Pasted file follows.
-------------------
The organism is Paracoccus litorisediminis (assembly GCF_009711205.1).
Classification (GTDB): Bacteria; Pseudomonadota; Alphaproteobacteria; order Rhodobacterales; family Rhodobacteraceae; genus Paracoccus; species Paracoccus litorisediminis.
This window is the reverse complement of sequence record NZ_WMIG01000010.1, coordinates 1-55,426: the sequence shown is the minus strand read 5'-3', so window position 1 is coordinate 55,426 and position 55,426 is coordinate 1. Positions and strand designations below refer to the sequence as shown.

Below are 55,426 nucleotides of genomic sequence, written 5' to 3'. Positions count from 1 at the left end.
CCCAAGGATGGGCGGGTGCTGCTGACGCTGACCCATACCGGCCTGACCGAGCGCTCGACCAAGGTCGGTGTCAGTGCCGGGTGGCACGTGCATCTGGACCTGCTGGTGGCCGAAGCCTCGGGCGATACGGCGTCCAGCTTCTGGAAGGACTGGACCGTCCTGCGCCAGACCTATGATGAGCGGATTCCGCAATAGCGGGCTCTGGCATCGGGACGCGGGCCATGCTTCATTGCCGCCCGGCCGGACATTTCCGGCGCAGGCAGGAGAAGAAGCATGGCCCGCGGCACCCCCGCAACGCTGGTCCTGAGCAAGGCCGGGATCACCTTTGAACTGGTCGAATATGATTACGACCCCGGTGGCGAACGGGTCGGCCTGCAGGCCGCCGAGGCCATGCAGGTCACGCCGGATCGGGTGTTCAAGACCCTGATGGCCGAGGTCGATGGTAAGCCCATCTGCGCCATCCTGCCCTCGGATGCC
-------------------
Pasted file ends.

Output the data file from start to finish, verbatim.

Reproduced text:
The organism is Paracoccus litorisediminis (assembly GCF_009711205.1).
Classification (GTDB): Bacteria; Pseudomonadota; Alphaproteobacteria; order Rhodobacterales; family Rhodobacteraceae; genus Paracoccus; species Paracoccus litorisediminis.
This window is the reverse complement of sequence record NZ_WMIG01000010.1, coordinates 1-55,426: the sequence shown is the minus strand read 5'-3', so window position 1 is coordinate 55,426 and position 55,426 is coordinate 1. Positions and strand designations below refer to the sequence as shown.

Below are 55,426 nucleotides of genomic sequence, written 5' to 3'. Positions count from 1 at the left end.
CCCAAGGATGGGCGGGTGCTGCTGACGCTGACCCATACCGGCCTGACCGAGCGCTCGACCAAGGTCGGTGTCAGTGCCGGGTGGCACGTGCATCTGGACCTGCTGGTGGCCGAAGCCTCGGGCGATACGGCGTCCAGCTTCTGGAAGGACTGGACCGTCCTGCGCCAGACCTATGATGAGCGGATTCCGCAATAGCGGGCTCTGGCATCGGGACGCGGGCCATGCTTCATTGCCGCCCGGCCGGACATTTCCGGCGCAGGCAGGAGAAGAAGCATGGCCCGCGGCACCCCCGCAACGCTGGTCCTGAGCAAGGCCGGGATCACCTTTGAACTGGTCGAATATGATTACGACCCCGGTGGCGAACGGGTCGGCCTGCAGGCCGCCGAGGCCATGCAGGTCACGCCGGATCGGGTGTTCAAGACCCTGATGGCCGAGGTCGATGGTAAGCCCATCTGCGCCATCCTGCCCTCGGATGCC